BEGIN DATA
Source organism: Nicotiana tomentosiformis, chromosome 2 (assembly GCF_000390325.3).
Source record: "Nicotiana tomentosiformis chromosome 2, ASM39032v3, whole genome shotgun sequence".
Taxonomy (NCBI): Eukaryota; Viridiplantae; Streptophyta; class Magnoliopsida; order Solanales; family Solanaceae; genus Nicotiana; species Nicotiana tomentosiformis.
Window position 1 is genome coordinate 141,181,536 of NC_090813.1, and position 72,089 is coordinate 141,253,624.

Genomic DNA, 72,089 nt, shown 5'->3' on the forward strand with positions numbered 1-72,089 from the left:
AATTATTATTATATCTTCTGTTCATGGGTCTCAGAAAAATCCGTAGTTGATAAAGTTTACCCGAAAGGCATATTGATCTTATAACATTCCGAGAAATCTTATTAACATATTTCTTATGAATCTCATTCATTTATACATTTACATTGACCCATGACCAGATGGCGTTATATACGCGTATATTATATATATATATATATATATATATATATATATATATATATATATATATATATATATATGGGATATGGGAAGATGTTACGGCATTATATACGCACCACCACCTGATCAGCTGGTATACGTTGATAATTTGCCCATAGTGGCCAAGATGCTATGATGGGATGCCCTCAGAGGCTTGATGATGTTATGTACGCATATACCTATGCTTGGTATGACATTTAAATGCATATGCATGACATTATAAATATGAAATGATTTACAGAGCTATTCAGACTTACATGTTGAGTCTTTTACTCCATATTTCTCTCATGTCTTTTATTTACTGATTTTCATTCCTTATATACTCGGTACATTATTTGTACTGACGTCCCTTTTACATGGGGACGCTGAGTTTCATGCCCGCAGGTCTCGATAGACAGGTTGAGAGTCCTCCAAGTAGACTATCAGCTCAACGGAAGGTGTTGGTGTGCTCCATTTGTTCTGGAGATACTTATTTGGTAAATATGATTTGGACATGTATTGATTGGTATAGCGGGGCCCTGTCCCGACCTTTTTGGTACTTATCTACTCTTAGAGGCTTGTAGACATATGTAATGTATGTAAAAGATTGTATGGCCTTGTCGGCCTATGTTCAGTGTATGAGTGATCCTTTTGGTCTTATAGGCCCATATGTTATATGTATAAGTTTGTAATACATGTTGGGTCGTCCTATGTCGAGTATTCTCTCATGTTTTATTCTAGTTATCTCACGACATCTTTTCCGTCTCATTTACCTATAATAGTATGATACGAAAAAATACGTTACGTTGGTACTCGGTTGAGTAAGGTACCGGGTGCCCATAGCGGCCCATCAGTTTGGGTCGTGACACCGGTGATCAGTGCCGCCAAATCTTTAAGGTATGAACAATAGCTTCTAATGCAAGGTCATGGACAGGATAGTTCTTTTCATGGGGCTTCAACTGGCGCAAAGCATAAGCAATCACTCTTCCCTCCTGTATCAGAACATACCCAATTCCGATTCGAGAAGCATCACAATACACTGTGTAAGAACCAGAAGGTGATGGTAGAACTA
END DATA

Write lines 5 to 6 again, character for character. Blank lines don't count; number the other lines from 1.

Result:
Genomic DNA, 72,089 nt, shown 5'->3' on the forward strand with positions numbered 1-72,089 from the left:
AATTATTATTATATCTTCTGTTCATGGGTCTCAGAAAAATCCGTAGTTGATAAAGTTTACCCGAAAGGCATATTGATCTTATAACATTCCGAGAAATCTTATTAACATATTTCTTATGAATCTCATTCATTTATACATTTACATTGACCCATGACCAGATGGCGTTATATACGCGTATATTATATATATATATATATATATATATATATATATATATATATATATATATATATATATATGGGATATGGGAAGATGTTACGGCATTATATACGCACCACCACCTGATCAGCTGGTATACGTTGATAATTTGCCCATAGTGGCCAAGATGCTATGATGGGATGCCCTCAGAGGCTTGATGATGTTATGTACGCATATACCTATGCTTGGTATGACATTTAAATGCATATGCATGACATTATAAATATGAAATGATTTACAGAGCTATTCAGACTTACATGTTGAGTCTTTTACTCCATATTTCTCTCATGTCTTTTATTTACTGATTTTCATTCCTTATATACTCGGTACATTATTTGTACTGACGTCCCTTTTACATGGGGACGCTGAGTTTCATGCCCGCAGGTCTCGATAGACAGGTTGAGAGTCCTCCAAGTAGACTATCAGCTCAACGGAAGGTGTTGGTGTGCTCCATTTGTTCTGGAGATACTTATTTGGTAAATATGATTTGGACATGTATTGATTGGTATAGCGGGGCCCTGTCCCGACCTTTTTGGTACTTATCTACTCTTAGAGGCTTGTAGACATATGTAATGTATGTAAAAGATTGTATGGCCTTGTCGGCCTATGTTCAGTGTATGAGTGATCCTTTTGGTCTTATAGGCCCATATGTTATATGTATAAGTTTGTAATACATGTTGGGTCGTCCTATGTCGAGTATTCTCTCATGTTTTATTCTAGTTATCTCACGACATCTTTTCCGTCTCATTTACCTATAATAGTATGATACGAAAAAATACGTTACGTTGGTACTCGGTTGAGTAAGGTACCGGGTGCCCATAGCGGCCCATCAGTTTGGGTCGTGACACCGGTGATCAGTGCCGCCAAATCTTTAAGGTATGAACAATAGCTTCTAATGCAAGGTCATGGACAGGATAGTTCTTTTCATGGGGCTTCAACTGGCGCAAAGCATAAGCAATCACTCTTCCCTCCTGTATCAGAACATACCCAATTCCGATTCGAGAAGCATCACAATACACTGTGTAAGAACCAGAAGGTGATGGTAGAACTA